Wednesday, September 17, 2008
I've heard a couple doctors say that over the years about S. "Well for a 25 weeker, he's the picture of health and there are not problems we see right now". That's what they say. I do find myself watching him, I've always been aware that I'm watching his milestones, his hand-eye coordination, his upper body strength, watching his eyes, trying to read his mind as he is concentrating on something. Always watching, always waiting for that other shoe to drop.
So far it hasn't. He is talking like crazy. Eats things just fine. Plays like any other kid on the playground. And if you didn't know him personally, you wouldn't know he was born 15 weeks early. Sure, he's thin and tall, but so was I when I was his age. He's very outgoing, will introduce himself to anyone and loves to make friends. I hope he makes friends as easily as he grows.
We've been wondering if we should tell his Pre-K teachers that he was a preemie. I don't want him to be unfairly judged before he has a chance to show what he can do. If the doctor says that he's not in need for any intervention or physical therapy or anything like that, then I guess we will "forget" to add that on his Pre-K application. But if something does come up, then I will go into full mommy mode and tell them about his birth.
For a 25 weeker, he really didn't have that hard of a time in the NICU. He was vented for 8 days, Cpap for a few weeks, and then regular nasal cannula giving him a tiny bit of O2. There was one time that they thought he had NEC (a sometimes deadly infection of the intestines), but that ended up just being some trapped gas and everything went back to normal. Then we found out he had to have surgery for his ROP (Retinopathy of prematurity). ROP is where the blood vessels in the eyes don't grow and instead start to form scars behind the eyes. ROP can lead to blindness, retinal detachment, and is the leading cause of vision problems for preemies. So we knew that we were in big trouble when they said S needed laser surgery to repair his eyes and make sure he doesn't go blind. I knew he would have problems coming off that stupid vent after his eye surgery. And he did. It took another 8 days for him to come off that thing. He had a partially collapsed lung, and bronchial spasms where he clamped down and his O2 levels would plummet and they would have to bag him manually. That happened 3 times. I lost it every time it happened. I went from having a frail baby, to a much healthier baby back to a frail baby again. When he did finally come off the vent, he had stridor, feeding problems and had to re-learn everything he had down pat before surgery.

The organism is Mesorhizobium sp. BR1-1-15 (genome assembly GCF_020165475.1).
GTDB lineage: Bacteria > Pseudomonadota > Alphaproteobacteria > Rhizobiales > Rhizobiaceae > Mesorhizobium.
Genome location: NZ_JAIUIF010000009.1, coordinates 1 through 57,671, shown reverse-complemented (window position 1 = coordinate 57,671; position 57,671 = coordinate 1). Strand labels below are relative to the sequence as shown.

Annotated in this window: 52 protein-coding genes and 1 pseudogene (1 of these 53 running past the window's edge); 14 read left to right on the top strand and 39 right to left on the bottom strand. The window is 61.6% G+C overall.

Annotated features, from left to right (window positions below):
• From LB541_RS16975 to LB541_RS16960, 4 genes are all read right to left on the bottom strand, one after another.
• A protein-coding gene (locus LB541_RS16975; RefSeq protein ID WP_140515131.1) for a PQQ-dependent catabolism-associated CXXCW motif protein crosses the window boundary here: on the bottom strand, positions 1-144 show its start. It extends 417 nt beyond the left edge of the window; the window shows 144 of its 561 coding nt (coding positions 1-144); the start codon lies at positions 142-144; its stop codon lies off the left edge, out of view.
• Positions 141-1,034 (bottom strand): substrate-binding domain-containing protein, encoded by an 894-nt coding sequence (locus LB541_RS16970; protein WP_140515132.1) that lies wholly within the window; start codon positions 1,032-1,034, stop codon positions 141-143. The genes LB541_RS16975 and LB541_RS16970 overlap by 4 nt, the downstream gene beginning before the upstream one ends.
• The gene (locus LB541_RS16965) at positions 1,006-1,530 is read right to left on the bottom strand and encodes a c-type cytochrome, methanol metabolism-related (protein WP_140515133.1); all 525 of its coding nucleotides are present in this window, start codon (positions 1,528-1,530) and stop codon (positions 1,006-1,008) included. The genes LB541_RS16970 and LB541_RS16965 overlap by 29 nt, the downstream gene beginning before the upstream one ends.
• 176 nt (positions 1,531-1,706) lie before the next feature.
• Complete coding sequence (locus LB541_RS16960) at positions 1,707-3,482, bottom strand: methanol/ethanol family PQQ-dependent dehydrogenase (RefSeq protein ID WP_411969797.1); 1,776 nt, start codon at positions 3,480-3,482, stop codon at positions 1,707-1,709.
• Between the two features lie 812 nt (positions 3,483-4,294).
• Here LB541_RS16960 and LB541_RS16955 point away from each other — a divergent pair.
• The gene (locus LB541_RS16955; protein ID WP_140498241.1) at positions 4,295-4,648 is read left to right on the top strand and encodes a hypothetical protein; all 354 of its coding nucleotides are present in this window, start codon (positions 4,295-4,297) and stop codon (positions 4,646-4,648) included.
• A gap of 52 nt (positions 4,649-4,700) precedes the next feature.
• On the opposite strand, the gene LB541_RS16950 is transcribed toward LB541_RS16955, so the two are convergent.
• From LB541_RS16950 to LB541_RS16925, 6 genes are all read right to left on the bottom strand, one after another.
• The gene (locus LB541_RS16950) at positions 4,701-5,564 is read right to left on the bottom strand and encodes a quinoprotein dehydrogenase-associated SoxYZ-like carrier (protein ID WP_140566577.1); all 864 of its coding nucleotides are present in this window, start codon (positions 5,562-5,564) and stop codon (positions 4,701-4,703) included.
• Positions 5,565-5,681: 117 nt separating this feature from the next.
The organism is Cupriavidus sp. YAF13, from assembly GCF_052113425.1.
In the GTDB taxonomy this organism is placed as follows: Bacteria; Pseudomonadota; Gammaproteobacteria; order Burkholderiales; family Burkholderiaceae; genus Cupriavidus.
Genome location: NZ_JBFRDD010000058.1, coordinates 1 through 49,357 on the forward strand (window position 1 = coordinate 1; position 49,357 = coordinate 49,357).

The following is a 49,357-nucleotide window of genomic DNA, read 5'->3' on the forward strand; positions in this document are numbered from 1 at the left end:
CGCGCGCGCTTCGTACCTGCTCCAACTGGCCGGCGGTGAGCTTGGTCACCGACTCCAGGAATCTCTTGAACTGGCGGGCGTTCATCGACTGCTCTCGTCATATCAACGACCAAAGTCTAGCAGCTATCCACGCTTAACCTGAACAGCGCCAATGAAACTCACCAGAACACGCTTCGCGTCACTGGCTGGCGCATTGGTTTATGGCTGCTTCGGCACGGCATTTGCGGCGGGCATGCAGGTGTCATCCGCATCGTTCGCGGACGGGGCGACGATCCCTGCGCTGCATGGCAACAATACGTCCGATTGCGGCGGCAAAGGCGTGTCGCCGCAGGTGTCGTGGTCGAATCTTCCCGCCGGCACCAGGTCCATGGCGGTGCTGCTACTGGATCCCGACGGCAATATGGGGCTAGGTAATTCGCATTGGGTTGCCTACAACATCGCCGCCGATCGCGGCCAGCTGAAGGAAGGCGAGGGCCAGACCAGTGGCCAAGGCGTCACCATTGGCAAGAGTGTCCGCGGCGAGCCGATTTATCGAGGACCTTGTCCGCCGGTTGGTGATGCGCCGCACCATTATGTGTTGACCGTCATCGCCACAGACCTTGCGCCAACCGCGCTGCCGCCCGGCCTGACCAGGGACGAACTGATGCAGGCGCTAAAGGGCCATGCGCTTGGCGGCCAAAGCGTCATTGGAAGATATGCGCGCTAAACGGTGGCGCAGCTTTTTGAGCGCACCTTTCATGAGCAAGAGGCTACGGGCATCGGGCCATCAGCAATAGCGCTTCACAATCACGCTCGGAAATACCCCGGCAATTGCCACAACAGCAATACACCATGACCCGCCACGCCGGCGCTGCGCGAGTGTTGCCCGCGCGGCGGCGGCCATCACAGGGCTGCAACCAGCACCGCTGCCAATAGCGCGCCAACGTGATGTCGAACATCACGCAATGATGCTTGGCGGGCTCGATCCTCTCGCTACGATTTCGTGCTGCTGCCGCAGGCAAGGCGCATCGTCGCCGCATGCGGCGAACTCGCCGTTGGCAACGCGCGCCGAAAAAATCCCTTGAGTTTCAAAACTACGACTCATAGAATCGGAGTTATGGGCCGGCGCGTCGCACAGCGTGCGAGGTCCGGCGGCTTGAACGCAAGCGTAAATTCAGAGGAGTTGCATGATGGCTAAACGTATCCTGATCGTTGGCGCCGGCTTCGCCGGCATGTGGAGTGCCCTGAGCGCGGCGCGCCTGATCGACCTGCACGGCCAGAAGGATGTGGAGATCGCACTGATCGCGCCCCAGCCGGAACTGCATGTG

He has to go to the eye doc for his 4 year check up, but as of right now, his eyes look fine. He might not have much peripheral vision after all is said and done, but if that's all he'll lose. Then we'll take it and be happy.
I just tend to think that he should be allowed to show people who he is and what he can do before anyone makes a judgement about him based on his sketchy start to life. Most people want to think that just because they were born early and small then there is "something wrong with them". That's just not a fair judgement. Even if there was "something wrong with them", these are still kids, still adults that are going to lead this world one day, and make productive members of society, and even if they don't due to major things being wrong, then they are still the light in someone's life.
That's all that should ever count anyway!